A further generalization of the MCS MILP problem is to replace the original objective function (12), which simply counts the number of interventions, with a weighted cost function: (16)

The weights pi can be specified by the user and reflect the experimental costs of implementing the respective intervention. For example, blocking oxygen uptake to enforce anaerobic conditions is a frequent intervention in many MCS when searching for strain designs with high product yields. Clearly, this “intervention” is experimentally easy to implement and in many biotechnological applications even the preferred process condition. The weight factor for the oxygen uptake reaction could thus be set to zero.

There is one important change in the interpretation of MCS when using the generalized objective function (16). Minimization of the original (simpler) objective function (12) (which is equivalent to set all pi to unity in (16)) always delivers MCS with a minimum number of knock-outs, hence, of MCS with minimal support. With the generalized objective function (16), the MCS still ensure that the cost function is minimized (which still justifies the use of the term “minimal” cut set). However, if some pi are set to 0, then MCS may be found where the set of reaction knockouts is not support-minimal since some deletions may be added “for free”. In those cases, there can be MCS with identical costs that differ only in the presence/absence of these cost-free reaction deletions. It is easy to filter out equivalent MCS that are supersets of others in a postprocessing step, however, in some cases it might just be the goal to find all these alternatives. Generally, even if the pi of a reaction is zero, it might not be removable as the desired region may require the presence of this reaction.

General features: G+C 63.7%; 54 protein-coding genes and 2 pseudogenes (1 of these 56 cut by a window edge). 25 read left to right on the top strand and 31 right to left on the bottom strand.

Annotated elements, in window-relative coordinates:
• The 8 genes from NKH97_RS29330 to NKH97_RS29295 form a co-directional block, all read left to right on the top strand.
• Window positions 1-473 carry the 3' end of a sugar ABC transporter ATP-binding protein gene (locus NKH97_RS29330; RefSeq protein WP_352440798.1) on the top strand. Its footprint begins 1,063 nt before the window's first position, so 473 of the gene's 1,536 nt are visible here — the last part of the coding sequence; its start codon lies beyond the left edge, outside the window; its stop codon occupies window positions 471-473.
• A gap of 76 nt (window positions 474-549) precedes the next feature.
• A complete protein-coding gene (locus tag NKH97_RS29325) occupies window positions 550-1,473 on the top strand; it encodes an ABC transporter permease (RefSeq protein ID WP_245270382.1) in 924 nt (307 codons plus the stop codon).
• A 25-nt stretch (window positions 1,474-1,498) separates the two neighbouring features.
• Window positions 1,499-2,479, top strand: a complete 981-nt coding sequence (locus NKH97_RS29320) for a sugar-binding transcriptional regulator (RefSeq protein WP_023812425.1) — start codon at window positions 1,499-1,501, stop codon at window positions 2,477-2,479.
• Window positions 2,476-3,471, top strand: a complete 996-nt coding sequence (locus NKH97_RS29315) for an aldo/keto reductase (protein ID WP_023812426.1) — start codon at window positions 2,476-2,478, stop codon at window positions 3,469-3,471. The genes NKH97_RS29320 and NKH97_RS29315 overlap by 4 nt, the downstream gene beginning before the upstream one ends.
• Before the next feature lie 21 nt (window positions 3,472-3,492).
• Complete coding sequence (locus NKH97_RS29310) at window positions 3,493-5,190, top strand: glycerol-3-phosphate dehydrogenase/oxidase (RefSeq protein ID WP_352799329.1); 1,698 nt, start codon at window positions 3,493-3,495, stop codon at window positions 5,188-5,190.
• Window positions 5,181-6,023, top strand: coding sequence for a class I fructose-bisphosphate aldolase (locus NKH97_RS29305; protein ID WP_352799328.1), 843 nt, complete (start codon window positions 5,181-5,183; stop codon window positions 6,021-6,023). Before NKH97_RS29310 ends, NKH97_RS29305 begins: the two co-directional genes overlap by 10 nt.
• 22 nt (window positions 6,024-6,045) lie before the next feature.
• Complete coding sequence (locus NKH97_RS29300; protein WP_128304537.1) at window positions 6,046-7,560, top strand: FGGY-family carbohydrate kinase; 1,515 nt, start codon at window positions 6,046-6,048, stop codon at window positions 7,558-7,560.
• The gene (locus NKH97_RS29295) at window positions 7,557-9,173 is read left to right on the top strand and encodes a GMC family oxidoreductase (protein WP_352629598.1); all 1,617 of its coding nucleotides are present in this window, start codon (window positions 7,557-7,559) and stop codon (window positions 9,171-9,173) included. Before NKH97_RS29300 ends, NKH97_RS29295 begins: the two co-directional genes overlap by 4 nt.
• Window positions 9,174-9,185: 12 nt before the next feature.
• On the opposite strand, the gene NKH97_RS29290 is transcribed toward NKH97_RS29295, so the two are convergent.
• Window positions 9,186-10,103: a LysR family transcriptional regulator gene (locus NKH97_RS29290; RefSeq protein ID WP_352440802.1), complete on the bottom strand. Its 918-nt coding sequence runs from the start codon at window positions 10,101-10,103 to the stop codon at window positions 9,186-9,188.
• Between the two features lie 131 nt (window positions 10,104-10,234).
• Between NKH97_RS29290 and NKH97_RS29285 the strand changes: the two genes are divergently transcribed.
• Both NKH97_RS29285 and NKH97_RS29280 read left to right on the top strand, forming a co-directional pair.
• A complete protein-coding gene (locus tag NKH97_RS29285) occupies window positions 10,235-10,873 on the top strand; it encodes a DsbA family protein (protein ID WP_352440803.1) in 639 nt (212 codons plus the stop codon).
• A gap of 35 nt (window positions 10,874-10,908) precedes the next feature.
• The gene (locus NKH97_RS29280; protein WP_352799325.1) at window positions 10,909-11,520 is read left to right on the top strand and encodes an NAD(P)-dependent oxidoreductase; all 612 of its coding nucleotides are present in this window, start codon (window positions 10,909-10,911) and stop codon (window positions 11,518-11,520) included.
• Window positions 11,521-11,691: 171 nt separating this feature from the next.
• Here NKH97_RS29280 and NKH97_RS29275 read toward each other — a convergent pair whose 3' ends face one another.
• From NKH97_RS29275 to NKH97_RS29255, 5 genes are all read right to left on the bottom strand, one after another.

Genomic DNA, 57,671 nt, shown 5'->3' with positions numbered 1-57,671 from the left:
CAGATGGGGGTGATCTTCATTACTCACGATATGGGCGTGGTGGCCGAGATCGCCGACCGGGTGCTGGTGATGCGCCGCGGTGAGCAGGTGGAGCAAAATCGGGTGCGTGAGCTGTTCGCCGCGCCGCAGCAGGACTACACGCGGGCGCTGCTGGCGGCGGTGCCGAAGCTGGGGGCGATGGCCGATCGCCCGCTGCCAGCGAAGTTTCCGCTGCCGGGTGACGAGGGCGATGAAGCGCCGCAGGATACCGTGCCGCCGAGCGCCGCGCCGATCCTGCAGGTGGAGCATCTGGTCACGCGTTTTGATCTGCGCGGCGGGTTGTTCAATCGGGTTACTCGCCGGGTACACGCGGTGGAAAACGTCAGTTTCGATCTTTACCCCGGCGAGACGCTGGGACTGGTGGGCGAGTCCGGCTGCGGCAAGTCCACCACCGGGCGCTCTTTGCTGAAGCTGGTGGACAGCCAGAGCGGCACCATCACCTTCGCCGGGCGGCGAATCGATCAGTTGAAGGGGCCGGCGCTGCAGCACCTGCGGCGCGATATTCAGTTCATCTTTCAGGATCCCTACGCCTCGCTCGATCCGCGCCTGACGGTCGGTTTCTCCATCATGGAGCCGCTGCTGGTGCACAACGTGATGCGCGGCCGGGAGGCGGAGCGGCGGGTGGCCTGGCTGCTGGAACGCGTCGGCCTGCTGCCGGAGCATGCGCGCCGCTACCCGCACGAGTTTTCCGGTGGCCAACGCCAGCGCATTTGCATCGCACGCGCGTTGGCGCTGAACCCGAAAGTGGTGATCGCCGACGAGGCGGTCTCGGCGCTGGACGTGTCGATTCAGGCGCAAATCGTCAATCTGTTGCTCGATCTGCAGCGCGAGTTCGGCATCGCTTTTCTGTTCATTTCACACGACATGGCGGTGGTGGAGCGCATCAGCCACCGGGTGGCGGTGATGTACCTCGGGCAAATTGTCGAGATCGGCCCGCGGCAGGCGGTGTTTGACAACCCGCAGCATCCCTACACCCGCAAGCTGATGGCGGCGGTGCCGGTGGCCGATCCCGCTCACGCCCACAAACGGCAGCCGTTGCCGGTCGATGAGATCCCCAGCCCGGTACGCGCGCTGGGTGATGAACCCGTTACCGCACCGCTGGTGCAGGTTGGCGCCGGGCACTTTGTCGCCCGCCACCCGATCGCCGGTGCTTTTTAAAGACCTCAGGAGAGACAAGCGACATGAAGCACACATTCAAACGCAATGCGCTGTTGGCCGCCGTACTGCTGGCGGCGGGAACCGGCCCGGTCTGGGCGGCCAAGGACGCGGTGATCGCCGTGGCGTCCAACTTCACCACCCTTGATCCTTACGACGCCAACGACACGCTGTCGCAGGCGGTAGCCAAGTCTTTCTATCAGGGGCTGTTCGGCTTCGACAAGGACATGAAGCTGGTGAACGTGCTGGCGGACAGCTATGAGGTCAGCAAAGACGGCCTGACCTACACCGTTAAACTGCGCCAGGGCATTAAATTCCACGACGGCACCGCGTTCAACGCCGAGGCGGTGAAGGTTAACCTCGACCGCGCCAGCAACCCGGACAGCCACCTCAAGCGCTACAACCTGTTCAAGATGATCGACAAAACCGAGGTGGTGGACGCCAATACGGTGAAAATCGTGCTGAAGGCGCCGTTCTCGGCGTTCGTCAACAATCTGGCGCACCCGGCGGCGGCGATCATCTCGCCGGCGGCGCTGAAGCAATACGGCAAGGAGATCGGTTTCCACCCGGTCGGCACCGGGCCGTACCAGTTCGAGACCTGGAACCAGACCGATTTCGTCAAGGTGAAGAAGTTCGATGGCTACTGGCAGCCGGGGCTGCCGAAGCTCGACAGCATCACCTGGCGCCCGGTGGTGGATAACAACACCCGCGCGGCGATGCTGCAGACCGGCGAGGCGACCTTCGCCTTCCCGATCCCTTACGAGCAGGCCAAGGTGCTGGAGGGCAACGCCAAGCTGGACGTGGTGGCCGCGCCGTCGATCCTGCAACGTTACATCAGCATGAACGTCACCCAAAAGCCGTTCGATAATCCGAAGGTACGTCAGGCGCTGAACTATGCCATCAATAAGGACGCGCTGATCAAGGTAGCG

Extension 3: Combination of reaction deletions and additions and its application to find substrate co-feeding strategies

Most computational strain optimization algorithms use combinations of (gene or reaction) knockouts to enforce desired phenotypes. However, some dedicated methods have been developed for biased strain design techniques to also allow addition of heterologous reactions alongside reaction deletions, to further enlarge the search space for network design [8,33,34]. So far, this feature is not available in the MCS approach, but will be developed in the following. As one particular application, we will describe how substrate co-feeding strategies can be computed with this extended MCS approach.

For combining reaction deletions and additions in the MCS framework, the (new) addable reactions are included in the original network and every reaction is then marked as either “deletable”, “addable” or “non-targetable”. In contrast to deletable reactions, where the knockout of a reaction i is marked by (zi = 1) and implies costs in the objective function (16), addable reactions are treated inversely so that the last two equations in (11) (and analogously in (15)) for addable reactions change to: (17)